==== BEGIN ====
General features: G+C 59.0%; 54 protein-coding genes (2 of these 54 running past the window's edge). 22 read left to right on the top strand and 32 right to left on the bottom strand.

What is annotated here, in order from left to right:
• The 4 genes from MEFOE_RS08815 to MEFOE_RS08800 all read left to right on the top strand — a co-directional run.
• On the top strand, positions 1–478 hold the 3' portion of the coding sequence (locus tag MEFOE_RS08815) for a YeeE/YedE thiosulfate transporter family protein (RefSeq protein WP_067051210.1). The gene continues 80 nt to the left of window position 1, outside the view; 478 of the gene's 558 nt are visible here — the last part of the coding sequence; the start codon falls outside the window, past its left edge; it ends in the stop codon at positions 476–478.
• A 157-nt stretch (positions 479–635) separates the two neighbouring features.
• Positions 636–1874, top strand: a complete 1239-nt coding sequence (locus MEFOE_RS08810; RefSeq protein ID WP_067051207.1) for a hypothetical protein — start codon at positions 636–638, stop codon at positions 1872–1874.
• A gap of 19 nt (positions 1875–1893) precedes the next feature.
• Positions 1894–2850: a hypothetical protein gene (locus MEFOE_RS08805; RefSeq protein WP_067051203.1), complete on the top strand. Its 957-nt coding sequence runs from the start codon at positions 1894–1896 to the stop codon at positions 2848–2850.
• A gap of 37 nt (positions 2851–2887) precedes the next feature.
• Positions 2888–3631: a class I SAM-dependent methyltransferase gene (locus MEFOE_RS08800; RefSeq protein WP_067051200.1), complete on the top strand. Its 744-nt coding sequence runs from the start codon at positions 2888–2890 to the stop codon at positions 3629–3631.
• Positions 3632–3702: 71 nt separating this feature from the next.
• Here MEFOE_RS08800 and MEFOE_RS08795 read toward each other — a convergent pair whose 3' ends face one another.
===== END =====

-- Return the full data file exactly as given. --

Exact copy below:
General features: G+C 59.0%; 54 protein-coding genes (2 of these 54 running past the window's edge). 22 read left to right on the top strand and 32 right to left on the bottom strand.

What is annotated here, in order from left to right:
• The 4 genes from MEFOE_RS08815 to MEFOE_RS08800 all read left to right on the top strand — a co-directional run.
• On the top strand, positions 1–478 hold the 3' portion of the coding sequence (locus tag MEFOE_RS08815) for a YeeE/YedE thiosulfate transporter family protein (RefSeq protein WP_067051210.1). The gene continues 80 nt to the left of window position 1, outside the view; 478 of the gene's 558 nt are visible here — the last part of the coding sequence; the start codon falls outside the window, past its left edge; it ends in the stop codon at positions 476–478.
• A 157-nt stretch (positions 479–635) separates the two neighbouring features.
• Positions 636–1874, top strand: a complete 1239-nt coding sequence (locus MEFOE_RS08810; RefSeq protein ID WP_067051207.1) for a hypothetical protein — start codon at positions 636–638, stop codon at positions 1872–1874.
• A gap of 19 nt (positions 1875–1893) precedes the next feature.
• Positions 1894–2850: a hypothetical protein gene (locus MEFOE_RS08805; RefSeq protein WP_067051203.1), complete on the top strand. Its 957-nt coding sequence runs from the start codon at positions 1894–1896 to the stop codon at positions 2848–2850.
• A gap of 37 nt (positions 2851–2887) precedes the next feature.
• Positions 2888–3631: a class I SAM-dependent methyltransferase gene (locus MEFOE_RS08800; RefSeq protein WP_067051200.1), complete on the top strand. Its 744-nt coding sequence runs from the start codon at positions 2888–2890 to the stop codon at positions 3629–3631.
• Positions 3632–3702: 71 nt separating this feature from the next.
• Here MEFOE_RS08800 and MEFOE_RS08795 read toward each other — a convergent pair whose 3' ends face one another.